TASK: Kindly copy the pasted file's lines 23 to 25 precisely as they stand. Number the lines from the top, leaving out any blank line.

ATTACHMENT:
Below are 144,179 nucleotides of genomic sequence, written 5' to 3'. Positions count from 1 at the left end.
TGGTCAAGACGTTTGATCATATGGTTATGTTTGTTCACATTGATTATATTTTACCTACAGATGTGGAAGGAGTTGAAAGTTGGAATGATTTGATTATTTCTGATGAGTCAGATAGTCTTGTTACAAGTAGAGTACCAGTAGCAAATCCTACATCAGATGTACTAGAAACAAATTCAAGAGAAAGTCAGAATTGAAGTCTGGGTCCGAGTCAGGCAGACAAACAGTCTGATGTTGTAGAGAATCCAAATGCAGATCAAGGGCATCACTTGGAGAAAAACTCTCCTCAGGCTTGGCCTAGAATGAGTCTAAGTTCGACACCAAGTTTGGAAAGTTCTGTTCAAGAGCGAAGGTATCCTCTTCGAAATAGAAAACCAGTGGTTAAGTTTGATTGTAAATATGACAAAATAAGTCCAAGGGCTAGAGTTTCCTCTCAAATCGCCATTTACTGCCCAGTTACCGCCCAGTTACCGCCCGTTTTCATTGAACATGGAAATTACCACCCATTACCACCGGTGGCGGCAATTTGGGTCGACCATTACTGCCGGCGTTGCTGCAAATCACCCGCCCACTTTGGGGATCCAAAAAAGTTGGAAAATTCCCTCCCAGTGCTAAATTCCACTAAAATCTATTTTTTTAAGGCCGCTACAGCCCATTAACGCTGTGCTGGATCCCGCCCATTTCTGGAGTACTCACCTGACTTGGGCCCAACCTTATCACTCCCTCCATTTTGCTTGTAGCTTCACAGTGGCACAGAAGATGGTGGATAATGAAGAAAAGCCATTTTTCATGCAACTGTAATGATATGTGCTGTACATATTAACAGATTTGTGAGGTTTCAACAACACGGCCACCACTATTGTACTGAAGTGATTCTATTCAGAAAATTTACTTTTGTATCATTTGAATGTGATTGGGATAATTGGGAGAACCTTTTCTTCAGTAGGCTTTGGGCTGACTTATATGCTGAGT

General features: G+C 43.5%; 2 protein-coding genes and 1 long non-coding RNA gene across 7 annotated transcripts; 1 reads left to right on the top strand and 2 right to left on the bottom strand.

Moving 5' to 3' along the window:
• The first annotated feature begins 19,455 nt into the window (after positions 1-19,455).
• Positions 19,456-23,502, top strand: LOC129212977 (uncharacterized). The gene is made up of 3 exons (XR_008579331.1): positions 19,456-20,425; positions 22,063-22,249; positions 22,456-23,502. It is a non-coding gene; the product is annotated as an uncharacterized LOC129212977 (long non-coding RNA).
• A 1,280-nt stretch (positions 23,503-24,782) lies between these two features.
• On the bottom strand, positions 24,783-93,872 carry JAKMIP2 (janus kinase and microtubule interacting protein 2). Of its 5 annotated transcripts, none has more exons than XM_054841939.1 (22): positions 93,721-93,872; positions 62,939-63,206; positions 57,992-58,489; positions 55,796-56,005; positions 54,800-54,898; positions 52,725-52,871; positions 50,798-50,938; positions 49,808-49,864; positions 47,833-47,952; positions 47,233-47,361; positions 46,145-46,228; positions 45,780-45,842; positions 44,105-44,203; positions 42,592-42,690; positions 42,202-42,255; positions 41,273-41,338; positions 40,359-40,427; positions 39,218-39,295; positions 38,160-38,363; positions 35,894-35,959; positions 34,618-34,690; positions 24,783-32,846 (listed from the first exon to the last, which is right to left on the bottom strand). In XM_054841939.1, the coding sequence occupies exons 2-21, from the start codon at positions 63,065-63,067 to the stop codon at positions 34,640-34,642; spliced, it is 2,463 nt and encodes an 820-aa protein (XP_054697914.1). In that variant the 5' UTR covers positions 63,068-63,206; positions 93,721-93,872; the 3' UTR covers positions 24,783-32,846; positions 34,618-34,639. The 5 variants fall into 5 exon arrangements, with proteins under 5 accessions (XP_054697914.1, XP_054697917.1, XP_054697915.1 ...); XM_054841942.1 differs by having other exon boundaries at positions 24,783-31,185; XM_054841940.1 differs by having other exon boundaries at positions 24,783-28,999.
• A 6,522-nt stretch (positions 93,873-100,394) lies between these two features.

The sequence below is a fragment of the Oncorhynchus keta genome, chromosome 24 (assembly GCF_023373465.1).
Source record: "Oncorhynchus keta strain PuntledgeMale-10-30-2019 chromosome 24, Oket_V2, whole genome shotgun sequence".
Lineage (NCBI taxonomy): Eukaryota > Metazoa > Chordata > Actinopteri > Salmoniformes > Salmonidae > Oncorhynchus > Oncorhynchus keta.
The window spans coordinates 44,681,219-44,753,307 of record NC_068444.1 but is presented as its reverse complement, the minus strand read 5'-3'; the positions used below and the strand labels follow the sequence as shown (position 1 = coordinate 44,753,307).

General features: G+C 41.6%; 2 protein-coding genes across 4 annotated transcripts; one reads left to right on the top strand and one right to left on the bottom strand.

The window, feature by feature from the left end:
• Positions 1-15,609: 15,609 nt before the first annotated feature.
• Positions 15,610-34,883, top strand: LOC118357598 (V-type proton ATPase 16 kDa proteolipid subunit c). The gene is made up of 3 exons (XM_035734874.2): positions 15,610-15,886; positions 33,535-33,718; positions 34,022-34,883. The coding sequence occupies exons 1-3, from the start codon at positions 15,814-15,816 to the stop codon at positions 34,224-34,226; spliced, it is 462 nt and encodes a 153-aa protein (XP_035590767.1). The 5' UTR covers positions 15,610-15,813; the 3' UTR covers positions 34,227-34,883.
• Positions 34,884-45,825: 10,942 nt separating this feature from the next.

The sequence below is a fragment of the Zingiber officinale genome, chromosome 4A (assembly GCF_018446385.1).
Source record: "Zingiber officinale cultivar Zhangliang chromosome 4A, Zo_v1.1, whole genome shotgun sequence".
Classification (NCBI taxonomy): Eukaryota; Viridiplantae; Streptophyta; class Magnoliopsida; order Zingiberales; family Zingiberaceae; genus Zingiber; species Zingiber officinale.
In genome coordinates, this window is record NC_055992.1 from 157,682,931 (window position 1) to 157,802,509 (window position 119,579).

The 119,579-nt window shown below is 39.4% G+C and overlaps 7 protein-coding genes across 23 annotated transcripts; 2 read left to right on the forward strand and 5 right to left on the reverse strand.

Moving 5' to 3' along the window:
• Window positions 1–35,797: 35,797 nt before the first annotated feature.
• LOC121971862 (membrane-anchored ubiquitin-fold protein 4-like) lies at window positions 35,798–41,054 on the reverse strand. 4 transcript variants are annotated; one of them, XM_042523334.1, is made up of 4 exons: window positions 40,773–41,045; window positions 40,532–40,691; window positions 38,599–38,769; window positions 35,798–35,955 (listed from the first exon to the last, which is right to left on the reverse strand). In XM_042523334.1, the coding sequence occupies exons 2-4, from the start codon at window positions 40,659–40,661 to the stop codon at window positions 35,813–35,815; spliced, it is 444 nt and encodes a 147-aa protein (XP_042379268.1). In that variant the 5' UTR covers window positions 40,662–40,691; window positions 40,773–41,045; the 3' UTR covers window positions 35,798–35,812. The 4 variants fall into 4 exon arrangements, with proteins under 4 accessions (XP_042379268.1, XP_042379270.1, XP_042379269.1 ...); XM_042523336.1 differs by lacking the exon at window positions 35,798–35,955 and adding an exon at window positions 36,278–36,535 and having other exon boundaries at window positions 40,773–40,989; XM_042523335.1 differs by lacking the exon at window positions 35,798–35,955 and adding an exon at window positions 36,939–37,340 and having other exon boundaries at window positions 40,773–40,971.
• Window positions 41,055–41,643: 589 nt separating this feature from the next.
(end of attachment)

The 119,579-nt window shown below is 39.4% G+C and overlaps 7 protein-coding genes across 23 annotated transcripts; 2 read left to right on the forward strand and 5 right to left on the reverse strand.

Moving 5' to 3' along the window:
• Window positions 1–35,797: 35,797 nt before the first annotated feature.